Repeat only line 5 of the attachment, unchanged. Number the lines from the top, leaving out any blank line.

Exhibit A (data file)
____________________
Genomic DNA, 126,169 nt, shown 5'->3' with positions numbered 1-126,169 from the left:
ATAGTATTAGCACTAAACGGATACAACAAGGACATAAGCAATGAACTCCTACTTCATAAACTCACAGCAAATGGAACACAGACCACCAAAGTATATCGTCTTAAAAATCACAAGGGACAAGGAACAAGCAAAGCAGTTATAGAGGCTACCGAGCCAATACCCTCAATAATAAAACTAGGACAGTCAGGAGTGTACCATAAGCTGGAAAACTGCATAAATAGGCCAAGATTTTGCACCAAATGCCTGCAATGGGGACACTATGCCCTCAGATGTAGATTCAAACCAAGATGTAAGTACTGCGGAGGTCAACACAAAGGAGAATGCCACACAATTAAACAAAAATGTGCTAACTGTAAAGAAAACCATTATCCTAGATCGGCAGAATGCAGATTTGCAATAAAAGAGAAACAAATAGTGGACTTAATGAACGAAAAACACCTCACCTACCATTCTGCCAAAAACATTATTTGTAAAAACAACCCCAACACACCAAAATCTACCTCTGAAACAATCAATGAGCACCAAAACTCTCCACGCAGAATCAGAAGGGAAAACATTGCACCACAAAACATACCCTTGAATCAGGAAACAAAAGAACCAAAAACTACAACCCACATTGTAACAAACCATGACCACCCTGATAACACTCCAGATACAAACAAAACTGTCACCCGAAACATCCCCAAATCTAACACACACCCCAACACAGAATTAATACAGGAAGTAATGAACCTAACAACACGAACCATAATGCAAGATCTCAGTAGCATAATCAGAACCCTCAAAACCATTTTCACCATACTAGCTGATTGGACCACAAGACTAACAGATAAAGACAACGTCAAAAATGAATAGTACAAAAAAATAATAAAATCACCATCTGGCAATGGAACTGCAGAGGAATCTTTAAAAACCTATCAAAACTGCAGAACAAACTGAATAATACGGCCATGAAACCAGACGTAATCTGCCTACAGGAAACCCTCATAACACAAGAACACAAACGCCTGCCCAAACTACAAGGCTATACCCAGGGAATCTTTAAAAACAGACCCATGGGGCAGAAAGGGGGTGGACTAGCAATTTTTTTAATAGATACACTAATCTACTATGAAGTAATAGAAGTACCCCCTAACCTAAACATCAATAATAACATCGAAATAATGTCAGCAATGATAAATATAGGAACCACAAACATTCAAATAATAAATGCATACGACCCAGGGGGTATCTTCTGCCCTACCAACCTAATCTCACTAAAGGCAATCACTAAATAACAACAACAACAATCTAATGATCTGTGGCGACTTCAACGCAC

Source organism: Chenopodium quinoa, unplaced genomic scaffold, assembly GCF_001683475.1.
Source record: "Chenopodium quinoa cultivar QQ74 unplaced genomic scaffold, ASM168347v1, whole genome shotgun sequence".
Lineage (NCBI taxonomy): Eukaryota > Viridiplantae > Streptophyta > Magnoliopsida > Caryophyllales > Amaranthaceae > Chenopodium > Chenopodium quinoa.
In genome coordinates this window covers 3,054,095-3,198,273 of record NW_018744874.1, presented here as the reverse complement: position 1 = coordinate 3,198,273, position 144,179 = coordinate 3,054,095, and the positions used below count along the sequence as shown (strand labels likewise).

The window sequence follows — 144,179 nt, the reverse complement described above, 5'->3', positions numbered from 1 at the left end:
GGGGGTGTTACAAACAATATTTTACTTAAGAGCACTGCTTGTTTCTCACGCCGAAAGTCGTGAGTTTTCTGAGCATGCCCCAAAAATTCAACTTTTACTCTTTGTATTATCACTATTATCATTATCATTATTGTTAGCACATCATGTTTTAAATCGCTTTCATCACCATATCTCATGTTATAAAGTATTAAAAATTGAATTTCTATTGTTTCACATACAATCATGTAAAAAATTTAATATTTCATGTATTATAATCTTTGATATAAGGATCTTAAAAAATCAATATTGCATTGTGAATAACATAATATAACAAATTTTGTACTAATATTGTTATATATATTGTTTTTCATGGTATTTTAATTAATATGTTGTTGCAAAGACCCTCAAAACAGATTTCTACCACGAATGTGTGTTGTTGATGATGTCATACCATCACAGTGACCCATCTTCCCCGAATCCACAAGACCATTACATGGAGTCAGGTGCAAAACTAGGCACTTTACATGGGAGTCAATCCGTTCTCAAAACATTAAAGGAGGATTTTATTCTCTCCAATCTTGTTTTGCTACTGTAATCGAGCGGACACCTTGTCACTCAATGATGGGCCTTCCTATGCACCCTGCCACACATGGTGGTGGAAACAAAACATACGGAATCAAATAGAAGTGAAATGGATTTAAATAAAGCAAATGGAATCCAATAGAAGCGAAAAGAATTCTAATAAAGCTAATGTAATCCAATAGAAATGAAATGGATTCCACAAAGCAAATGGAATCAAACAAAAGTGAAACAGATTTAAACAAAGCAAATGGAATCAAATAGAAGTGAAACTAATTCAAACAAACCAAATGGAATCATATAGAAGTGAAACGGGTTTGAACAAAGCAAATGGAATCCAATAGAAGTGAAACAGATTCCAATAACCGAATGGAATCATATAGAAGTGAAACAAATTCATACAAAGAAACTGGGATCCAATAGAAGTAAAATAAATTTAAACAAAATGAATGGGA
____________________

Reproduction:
Lineage (NCBI taxonomy): Eukaryota > Viridiplantae > Streptophyta > Magnoliopsida > Caryophyllales > Amaranthaceae > Chenopodium > Chenopodium quinoa.